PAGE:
The RAM reported by the System Properties dialog box and the System Information tool is less than you expect in Windows Vista or in Windows XP Service Pack 2 or later version
- The computer has 4 or more gigabytes (GB) of RAM.
- The computer is using Physical Address Extension (PAE) mode.
For example, before you upgrade to Windows XP SP2, the System Properties dialog box may report approximately 3.87 GB of RAM. The System Information tool may report that the total physical memory is approximately 3,540.00 megabytes (MB). After you upgrade to Windows XP SP2, the System Properties dialog box may report approximately 3.12 GB of RAM, and the System Information tool may report that the total physical memory is approximately 2,770.00 MB.
Note If you disable PAE mode on a computer that has 4 GB of RAM, the System Properties dialog box may report approximately 3.12 GB of RAM, and the System Information tool may report that the total physical memory is approximately 2,710.00 MB. The same values are reported after you upgrade to Windows XP SP2
To reduce driver compatibility issues, Windows Vista and Windows XP Service Pack 2 or a later version include hardware abstraction layer (HAL) changes that mimic the 32-bit HAL DMA behavior. The modified HAL grants unlimited map registers when the computer is running in PAE mode. Additionally, the kernel memory manager ignores any physical address that is more than 4 GB. Any system RAM that is more than the 4 GB barrier would be made unaddressable by Windows and be unusable in the system. By limiting the address space to 4 GB, devices with 32-bit DMA bus master capability will not see a transaction with an address that is more than the 4 GB barrier. Because these changes remove the need to double-buffer the transactions, they avoid a class of bugs in some drivers that is related to the correct implementation of double buffering support.
PAE mode-induced driver compatibility issuesDriver compatibility issues with Data Execution Prevention (DEP) are typically PAE mode-induced compatibility issues.
Note PAE is only required on computers that have processors that support hardware-enforced DEP.
On its own, DEP might create compatibility issues with drivers that perform code generation or use other techniques to generate executable code in real time. Many drivers such as this would have been fixed because DEP is always on for drivers that are loaded on 64-bit versions of Windows. Therefore, there is no guarantee that all drivers have been updated. However, there are few drivers that use these techniques, and it is not expected that DEP alone will cause many driver compatibility issues.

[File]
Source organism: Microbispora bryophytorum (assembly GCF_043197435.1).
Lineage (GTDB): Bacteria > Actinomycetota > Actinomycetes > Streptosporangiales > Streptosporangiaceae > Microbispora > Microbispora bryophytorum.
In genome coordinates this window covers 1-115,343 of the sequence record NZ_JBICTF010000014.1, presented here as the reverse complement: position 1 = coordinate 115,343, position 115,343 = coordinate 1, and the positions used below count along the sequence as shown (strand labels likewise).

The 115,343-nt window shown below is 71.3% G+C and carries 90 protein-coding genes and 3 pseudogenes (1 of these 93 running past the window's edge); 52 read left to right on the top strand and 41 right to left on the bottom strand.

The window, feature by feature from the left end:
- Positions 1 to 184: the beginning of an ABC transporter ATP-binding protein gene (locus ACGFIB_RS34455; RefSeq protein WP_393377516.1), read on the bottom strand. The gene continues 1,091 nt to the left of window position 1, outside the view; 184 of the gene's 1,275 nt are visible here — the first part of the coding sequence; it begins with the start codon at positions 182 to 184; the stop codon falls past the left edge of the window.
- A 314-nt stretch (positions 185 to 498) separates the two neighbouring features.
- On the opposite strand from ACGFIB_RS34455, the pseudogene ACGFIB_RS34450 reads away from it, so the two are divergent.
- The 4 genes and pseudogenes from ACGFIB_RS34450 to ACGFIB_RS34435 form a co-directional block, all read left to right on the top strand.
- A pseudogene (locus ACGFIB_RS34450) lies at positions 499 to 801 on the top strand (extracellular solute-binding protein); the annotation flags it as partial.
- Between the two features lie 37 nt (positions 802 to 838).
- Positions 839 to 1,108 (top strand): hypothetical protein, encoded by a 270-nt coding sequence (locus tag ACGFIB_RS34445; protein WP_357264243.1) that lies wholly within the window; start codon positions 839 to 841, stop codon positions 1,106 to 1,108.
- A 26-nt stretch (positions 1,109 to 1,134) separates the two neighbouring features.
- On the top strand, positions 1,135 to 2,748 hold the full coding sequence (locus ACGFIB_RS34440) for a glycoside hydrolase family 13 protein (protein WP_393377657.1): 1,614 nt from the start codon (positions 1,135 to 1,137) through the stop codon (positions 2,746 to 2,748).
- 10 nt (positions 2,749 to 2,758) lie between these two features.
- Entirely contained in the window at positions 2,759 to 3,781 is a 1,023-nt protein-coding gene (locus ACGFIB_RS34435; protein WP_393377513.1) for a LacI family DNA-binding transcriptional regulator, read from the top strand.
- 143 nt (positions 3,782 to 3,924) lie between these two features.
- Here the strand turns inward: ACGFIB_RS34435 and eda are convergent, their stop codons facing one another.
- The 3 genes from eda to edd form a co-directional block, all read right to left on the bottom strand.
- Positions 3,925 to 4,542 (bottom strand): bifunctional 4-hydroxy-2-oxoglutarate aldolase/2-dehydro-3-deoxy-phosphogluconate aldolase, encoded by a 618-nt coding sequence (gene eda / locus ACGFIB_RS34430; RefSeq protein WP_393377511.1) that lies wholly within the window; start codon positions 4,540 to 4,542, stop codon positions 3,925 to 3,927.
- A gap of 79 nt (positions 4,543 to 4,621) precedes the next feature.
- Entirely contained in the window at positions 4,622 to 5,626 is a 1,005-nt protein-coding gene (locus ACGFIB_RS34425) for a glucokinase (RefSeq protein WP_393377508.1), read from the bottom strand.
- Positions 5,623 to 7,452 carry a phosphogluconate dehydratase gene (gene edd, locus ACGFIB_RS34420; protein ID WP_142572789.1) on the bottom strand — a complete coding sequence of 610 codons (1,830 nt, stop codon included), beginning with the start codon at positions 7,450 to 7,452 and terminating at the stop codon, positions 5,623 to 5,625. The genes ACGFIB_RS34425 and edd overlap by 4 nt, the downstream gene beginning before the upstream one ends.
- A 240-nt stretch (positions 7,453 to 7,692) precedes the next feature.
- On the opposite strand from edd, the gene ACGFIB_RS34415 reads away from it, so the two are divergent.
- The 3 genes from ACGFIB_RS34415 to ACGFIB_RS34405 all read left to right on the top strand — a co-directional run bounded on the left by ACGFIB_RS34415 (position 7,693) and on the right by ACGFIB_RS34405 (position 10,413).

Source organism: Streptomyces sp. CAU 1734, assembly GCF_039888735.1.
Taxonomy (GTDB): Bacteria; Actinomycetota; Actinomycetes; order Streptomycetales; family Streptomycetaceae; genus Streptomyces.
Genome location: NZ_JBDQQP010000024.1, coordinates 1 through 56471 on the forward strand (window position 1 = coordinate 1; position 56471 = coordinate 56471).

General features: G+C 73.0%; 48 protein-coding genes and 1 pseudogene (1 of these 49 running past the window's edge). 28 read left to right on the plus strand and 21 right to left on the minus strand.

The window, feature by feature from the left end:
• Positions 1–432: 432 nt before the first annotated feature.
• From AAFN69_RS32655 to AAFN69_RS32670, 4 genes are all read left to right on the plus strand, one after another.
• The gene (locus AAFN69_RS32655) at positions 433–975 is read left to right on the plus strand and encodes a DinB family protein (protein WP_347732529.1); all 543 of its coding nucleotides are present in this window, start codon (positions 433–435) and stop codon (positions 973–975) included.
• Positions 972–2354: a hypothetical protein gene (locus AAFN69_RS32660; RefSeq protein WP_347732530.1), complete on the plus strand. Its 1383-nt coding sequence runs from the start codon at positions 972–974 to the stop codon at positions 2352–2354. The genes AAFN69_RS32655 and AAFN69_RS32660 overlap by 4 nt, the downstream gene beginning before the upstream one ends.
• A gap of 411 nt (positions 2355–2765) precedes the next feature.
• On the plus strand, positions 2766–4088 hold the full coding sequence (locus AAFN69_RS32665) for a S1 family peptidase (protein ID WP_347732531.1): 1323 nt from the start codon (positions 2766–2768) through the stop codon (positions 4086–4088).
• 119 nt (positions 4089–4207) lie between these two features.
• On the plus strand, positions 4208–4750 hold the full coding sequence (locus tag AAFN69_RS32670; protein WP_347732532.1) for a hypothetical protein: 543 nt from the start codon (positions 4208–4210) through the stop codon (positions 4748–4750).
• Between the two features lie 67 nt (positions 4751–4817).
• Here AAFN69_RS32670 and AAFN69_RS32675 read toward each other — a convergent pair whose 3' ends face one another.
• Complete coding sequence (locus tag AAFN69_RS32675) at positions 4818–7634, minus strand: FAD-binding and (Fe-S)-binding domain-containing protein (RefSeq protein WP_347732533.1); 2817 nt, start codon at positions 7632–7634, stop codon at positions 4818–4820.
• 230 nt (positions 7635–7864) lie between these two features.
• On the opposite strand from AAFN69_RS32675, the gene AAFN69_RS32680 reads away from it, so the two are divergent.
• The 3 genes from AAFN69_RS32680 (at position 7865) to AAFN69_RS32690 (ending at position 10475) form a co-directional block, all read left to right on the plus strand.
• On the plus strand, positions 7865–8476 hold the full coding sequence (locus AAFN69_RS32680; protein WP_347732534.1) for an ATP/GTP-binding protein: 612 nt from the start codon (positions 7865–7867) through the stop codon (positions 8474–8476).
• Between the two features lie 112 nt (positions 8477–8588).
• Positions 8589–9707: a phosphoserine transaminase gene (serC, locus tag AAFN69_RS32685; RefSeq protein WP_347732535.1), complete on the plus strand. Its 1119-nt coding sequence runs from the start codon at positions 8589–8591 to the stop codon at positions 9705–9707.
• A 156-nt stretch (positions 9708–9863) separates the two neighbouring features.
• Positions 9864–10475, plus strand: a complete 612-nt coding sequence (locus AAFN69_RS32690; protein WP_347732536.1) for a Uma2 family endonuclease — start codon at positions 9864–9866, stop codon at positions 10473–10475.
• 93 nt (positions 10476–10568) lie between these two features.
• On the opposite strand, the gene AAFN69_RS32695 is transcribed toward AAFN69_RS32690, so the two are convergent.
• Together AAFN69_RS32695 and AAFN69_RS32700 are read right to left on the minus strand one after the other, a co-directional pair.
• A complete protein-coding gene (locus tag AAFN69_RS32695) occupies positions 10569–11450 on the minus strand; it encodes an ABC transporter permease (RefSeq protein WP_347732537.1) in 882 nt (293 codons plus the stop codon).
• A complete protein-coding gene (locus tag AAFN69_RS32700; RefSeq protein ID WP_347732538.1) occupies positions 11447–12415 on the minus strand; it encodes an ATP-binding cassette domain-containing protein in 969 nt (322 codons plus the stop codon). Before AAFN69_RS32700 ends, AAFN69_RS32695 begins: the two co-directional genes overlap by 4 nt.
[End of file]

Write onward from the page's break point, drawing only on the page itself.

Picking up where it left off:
The primary driver compatibility concern is running PAE mode on 32-bit computers. PAE mode enables processors to address more than 4 GB of memory. The primary difference between PAE memory paging and non-PAE memory paging schemes is the additional level of paging that is required in PAE mode. This is 3 levels of paging that is required in PAE mode instead of 2.
Some drivers might not load if PAE is enabled, because the device might be unable to perform 64-bit addressing or the drivers might assume that PAE mode requires more than 4 GB of RAM. Such drivers expect that they will always receive 64-bit addresses when in PAE mode and that they or their device cannot interpret the address.
Other drivers might load in PAE mode but cause system instability by directly modifying system page table entries (PTEs). These drivers expect 32-bit PTEs, but receive 64-bit PTEs in PAE mode instead.
The largest driver PAE compatibility issue involves direct memory access (DMA) transfers and map register allocation. Many devices that support DMA, typically 32-bit adapters, cannot perform 64-bit physical addressing. When these devices run in 32-bit mode, the devices can address all physical address space. In PAE mode, data can be present at a physical address that is more than 4 GB. To enable devices with these constraints to function in this scenario, the Windows 2000 Server family and later versions of Windows provide double-buffering for the DMA transaction. The Windows 2000 Server family and later versions of Windows do this by providing a 32-bit address that is indicated by a map register. The device can perform the DMA transaction to the 32-bit address and the kernel copies the memory to the 64-bit address that is provided to the driver. When the system runs with PAE disabled, drivers for 32-bit devices never require their map registers to be backed by real memory. This means that double-buffering is not required, because all devices and drivers are contained within the 32-bit address space. Based on tests of drivers for 32-bit devices on 64-bit processor–based computers, it is expected that most client-tested, DMA-capable drivers expect unlimited map registers.
For more information about changes to functionality in Windows XP SP2, visit the following Microsoft Web site:
Article ID: 888137 - Last Review: 10/11/2011 07:14:00 - Revision: 3.0
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